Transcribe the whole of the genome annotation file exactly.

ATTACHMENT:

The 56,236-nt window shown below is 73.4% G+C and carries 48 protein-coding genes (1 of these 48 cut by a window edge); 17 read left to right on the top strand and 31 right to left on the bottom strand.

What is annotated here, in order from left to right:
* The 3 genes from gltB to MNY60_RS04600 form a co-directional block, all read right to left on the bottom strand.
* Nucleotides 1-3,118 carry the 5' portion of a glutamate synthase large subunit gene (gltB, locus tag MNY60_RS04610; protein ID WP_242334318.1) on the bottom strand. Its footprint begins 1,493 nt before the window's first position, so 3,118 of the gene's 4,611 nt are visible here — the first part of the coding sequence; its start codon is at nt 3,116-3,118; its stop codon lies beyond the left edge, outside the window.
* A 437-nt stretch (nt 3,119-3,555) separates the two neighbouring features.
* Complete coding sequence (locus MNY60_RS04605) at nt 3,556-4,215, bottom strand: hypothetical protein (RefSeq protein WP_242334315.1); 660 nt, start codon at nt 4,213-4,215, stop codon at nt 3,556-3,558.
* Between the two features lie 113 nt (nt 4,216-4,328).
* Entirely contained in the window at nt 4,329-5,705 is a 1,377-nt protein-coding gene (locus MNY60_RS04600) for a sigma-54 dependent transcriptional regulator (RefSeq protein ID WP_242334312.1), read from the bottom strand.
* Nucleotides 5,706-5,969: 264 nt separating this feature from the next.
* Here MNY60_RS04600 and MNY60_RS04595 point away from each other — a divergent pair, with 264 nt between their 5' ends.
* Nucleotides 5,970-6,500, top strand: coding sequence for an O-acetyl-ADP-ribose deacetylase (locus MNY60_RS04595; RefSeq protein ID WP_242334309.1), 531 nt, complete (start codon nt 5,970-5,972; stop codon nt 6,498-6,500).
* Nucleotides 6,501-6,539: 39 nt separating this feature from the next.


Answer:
The 56,236-nt window shown below is 73.4% G+C and carries 48 protein-coding genes (1 of these 48 cut by a window edge); 17 read left to right on the top strand and 31 right to left on the bottom strand.

What is annotated here, in order from left to right:
* The 3 genes from gltB to MNY60_RS04600 form a co-directional block, all read right to left on the bottom strand.
* Nucleotides 1-3,118 carry the 5' portion of a glutamate synthase large subunit gene (gltB, locus tag MNY60_RS04610; protein ID WP_242334318.1) on the bottom strand. Its footprint begins 1,493 nt before the window's first position, so 3,118 of the gene's 4,611 nt are visible here — the first part of the coding sequence; its start codon is at nt 3,116-3,118; its stop codon lies beyond the left edge, outside the window.
* A 437-nt stretch (nt 3,119-3,555) separates the two neighbouring features.
* Complete coding sequence (locus MNY60_RS04605) at nt 3,556-4,215, bottom strand: hypothetical protein (RefSeq protein WP_242334315.1); 660 nt, start codon at nt 4,213-4,215, stop codon at nt 3,556-3,558.
* Between the two features lie 113 nt (nt 4,216-4,328).
* Entirely contained in the window at nt 4,329-5,705 is a 1,377-nt protein-coding gene (locus MNY60_RS04600) for a sigma-54 dependent transcriptional regulator (RefSeq protein ID WP_242334312.1), read from the bottom strand.
* Nucleotides 5,706-5,969: 264 nt separating this feature from the next.
* Here MNY60_RS04600 and MNY60_RS04595 point away from each other — a divergent pair, with 264 nt between their 5' ends.
* Nucleotides 5,970-6,500, top strand: coding sequence for an O-acetyl-ADP-ribose deacetylase (locus MNY60_RS04595; RefSeq protein ID WP_242334309.1), 531 nt, complete (start codon nt 5,970-5,972; stop codon nt 6,498-6,500).
* Nucleotides 6,501-6,539: 39 nt separating this feature from the next.